I am linking this post to Wildlife Wednesday which is hosted by Tina at . Do please take a trip over there to marvel at the wonderful wildlife in gardens around the planet. I guarantee that this hummingbird photo will be the worst one you will see in the whole meme *hangs head in shame.

Wednesday, 25 November 2015

The Best Day of the Gardening Year

There is a day (usually some time in February) when I take a sandwich outside and sit in the low winter sunlight. This sandwich is called the Hope of Summer Sandwich. I could give you a recipe for it, but I am no Nigella Lawson and in any case, the filling can be whatever we fancy, as long as salad is involved. Chocolate spread has never been included in the Hope of Summer Sandwich. I understand that this might appear to be a shocking omission for a chocoholic, but I am not crazy about chocolate spread and in any case, we must consider the salad element (even my relatively untrained tastebuds recognise that tomatoes do nothing for chocolate spread).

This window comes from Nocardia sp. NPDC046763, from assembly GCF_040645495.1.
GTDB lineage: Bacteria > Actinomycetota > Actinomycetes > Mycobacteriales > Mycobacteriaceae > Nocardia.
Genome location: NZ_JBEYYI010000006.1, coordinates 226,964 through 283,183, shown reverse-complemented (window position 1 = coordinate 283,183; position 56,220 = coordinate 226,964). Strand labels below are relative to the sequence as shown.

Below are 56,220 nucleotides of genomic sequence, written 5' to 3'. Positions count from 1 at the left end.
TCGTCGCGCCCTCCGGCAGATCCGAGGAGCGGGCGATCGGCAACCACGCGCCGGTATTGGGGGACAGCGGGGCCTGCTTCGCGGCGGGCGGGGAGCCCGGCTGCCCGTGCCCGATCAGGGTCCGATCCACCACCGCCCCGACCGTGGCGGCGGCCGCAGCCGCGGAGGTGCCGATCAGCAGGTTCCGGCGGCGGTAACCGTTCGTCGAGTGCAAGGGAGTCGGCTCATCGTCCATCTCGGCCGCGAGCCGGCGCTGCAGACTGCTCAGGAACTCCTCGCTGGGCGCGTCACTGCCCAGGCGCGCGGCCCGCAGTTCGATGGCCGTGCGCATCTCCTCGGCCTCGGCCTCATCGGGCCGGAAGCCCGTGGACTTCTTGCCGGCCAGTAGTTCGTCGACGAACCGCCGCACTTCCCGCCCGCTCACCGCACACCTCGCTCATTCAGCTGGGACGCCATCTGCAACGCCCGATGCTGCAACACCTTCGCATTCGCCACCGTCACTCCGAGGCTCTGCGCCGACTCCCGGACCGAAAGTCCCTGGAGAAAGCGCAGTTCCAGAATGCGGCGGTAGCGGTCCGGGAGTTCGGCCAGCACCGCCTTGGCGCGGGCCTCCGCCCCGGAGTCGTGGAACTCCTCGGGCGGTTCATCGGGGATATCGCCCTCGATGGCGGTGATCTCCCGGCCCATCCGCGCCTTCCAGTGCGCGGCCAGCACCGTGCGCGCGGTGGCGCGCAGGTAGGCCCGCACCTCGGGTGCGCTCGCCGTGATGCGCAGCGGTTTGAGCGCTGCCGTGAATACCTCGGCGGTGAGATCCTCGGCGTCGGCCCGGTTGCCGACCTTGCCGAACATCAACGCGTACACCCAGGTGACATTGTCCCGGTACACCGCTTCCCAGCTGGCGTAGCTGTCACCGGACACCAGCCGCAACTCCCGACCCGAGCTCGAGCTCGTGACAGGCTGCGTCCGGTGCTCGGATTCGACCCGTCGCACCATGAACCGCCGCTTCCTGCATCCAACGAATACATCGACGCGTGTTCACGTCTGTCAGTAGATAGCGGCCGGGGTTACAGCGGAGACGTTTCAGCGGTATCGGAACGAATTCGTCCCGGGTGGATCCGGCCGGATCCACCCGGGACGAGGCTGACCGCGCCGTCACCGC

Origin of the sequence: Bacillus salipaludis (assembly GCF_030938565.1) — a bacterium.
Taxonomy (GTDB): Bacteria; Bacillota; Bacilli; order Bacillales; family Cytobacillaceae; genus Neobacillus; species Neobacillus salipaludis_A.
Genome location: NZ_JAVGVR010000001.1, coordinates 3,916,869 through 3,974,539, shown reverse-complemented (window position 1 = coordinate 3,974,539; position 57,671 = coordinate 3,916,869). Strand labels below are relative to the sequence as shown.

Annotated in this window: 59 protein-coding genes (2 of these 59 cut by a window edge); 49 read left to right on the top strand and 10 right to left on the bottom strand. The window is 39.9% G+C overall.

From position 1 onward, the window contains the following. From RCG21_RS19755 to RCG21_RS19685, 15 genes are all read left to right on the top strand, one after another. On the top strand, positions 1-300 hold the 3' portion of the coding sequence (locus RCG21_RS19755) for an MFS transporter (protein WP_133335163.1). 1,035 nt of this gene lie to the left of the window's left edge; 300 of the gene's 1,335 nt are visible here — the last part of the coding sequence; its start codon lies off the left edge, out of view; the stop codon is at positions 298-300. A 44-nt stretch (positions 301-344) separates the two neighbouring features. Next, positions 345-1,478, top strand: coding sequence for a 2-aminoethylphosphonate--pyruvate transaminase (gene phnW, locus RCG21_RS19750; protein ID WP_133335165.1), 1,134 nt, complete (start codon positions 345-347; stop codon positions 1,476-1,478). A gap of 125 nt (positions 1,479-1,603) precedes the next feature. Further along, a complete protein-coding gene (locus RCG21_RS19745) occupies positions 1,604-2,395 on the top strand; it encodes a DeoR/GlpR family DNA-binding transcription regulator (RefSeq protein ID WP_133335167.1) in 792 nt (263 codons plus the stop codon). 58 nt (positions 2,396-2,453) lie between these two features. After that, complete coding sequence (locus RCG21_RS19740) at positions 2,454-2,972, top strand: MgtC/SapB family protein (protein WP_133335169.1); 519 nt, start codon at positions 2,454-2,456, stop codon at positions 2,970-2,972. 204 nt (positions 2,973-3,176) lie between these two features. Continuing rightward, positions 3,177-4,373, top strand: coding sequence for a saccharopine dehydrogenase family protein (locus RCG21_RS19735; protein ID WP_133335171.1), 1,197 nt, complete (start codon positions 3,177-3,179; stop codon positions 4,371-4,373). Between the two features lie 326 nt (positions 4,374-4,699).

Crocus tommasinianus
You may quite rightly be thinking that I should stop all these thoughts of bread and get out more. I agree, but I have had a brief spell in hospital and have been stuck indoors since late October. Consequently there has been plenty of time to think about food and not much time to garden, so the gardening to-do list is lengthening by the second and I may be ready for winter some time next spring. Instead of being tucked up in fertile soil, bulbs are strewn across my rather less than fertile office floor and the heating is turned down in a vain attempt to keep the bulbs happy until I am finished with the whole convalescing malarkey. As you can imagine, preserving the bulbs is playing havoc with my typing speed as my fingers are fair freezing to the keyboard - something which will not be happening when I tuck into my Hope of Summer Sandwich.